As simple as the above is, it takes time and effort to put into practice, especially to do it consistently.  It’s about developing a mindset, a zone that you go into when you pick up the camera and start shooting.  Just don’t get discouraged.  Just as you’re not in a great mood every day, you won’t be dialed in every time you shoot.  But it’s definitely a goal worth striving for every time out.

The red sands of the Namib Desert, southern Africa.

The red sands of the Namib Desert, southern Africa.

Recently while looking for a spot for sunrise in Washington state, I was surprised to come upon this lovely waterfall.

Recently while looking for a spot for sunrise in Washington state, I was surprised to come upon this lovely waterfall.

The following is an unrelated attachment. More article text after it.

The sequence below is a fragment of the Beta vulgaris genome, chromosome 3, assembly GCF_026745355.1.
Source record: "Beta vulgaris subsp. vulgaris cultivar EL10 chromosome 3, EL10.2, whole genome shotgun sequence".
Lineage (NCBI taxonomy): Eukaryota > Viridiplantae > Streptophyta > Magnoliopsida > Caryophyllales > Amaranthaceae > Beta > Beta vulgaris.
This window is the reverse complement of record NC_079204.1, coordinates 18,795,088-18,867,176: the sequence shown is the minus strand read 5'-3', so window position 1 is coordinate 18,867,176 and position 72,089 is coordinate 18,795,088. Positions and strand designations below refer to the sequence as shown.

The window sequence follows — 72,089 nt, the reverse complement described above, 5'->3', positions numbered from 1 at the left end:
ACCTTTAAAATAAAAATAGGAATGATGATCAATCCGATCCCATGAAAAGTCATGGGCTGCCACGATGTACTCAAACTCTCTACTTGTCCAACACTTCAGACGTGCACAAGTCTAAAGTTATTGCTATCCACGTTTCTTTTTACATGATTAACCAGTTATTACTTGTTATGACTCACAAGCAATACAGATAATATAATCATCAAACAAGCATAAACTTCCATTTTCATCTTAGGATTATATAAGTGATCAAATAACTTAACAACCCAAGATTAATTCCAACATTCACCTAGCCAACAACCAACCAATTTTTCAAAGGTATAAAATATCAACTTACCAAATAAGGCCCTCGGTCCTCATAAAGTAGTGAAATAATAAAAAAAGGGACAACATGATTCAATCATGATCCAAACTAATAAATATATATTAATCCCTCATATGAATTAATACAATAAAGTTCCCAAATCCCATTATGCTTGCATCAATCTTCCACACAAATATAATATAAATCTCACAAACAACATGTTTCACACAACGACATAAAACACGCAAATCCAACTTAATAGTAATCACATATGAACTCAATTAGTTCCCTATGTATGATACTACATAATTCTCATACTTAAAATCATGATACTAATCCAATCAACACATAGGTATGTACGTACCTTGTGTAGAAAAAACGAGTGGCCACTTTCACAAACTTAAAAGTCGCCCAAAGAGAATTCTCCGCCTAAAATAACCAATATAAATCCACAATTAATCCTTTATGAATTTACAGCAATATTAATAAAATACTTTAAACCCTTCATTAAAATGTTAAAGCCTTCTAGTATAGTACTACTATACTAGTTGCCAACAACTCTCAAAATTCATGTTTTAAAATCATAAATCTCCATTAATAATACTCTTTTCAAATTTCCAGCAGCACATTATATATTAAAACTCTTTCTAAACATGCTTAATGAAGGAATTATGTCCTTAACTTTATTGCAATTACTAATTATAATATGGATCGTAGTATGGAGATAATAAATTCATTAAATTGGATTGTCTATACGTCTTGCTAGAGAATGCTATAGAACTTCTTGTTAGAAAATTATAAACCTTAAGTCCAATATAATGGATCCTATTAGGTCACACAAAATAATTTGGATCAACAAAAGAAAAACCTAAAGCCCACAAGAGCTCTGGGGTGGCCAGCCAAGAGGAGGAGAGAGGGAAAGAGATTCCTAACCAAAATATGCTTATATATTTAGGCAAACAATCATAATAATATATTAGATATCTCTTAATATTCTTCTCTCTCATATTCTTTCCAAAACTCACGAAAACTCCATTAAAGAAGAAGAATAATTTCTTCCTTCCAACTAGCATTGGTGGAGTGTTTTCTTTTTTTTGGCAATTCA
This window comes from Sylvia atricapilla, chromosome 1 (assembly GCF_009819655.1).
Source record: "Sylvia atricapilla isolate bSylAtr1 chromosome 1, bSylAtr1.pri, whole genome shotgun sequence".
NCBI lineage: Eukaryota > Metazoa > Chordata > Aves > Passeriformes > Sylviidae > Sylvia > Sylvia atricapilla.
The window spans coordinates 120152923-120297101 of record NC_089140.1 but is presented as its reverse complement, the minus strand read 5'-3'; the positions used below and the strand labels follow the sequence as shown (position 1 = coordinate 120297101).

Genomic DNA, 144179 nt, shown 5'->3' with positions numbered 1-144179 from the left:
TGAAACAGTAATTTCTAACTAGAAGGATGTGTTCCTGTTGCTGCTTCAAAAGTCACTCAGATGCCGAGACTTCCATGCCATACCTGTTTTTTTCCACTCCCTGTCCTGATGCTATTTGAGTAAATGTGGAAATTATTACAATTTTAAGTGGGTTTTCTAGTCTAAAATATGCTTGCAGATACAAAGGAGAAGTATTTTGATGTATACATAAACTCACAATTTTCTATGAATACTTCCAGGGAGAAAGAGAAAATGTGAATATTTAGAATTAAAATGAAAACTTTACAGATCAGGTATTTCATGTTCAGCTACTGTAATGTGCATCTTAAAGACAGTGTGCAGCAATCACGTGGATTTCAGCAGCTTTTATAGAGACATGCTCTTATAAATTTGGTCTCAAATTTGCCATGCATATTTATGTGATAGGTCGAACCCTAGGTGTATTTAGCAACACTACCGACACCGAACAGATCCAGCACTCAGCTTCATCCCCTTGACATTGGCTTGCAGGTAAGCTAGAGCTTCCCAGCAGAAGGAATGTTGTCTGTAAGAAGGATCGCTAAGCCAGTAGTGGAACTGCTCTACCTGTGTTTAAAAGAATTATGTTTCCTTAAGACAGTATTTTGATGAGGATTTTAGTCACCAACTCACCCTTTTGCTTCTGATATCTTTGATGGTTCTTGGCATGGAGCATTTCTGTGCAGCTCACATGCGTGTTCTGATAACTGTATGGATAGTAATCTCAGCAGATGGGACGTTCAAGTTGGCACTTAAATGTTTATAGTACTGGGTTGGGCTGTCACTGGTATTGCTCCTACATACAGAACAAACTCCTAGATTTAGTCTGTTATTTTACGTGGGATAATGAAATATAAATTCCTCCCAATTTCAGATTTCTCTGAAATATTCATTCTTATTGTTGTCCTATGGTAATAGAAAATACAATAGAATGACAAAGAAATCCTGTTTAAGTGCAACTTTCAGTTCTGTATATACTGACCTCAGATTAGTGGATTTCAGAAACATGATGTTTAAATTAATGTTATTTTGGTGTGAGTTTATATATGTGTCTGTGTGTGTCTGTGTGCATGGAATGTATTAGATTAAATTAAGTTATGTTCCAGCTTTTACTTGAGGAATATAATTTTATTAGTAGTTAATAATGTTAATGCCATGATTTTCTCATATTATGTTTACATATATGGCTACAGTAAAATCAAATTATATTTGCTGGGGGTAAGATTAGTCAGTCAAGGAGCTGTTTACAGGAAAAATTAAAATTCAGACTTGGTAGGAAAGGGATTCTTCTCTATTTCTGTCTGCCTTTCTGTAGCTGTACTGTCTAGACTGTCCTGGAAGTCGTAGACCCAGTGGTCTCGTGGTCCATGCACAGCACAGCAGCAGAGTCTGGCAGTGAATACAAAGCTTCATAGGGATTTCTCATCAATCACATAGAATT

That’s it.  Well that and getting out to shoot as often as possible.  And being willing to get up early in the morning.  And staying out through dinnertime when the light is good.  Photography is just like anything in life:  the more you put into it the more you get out of it.  Have a wonderful weekend and happy shooting!

The other evening in northern Washington's Turnbull Wildlife Refuge, a mated pair of trumpeter swans drifts off into the sunset.

The other evening in northern Washington’s Turnbull Wildlife Refuge, a mated pair of trumpeter swans drifts off into the sunset.

 

 

 

 

 

Advertisements

23 responses to “Friday Foto Talk: How to Shoot Landscapes

Subscribe to comments with RSS.

  1. Really like your images and your rules. I have my own set of rules and will adjust them a bit after reading you fine piece. Marko’s rules
    1. Go when and where the pics are
    2. Sit quietly and take in the area before you shoot
    3. Check all of your camera settings
    4. Take lots of pics while varying your position and that of the camera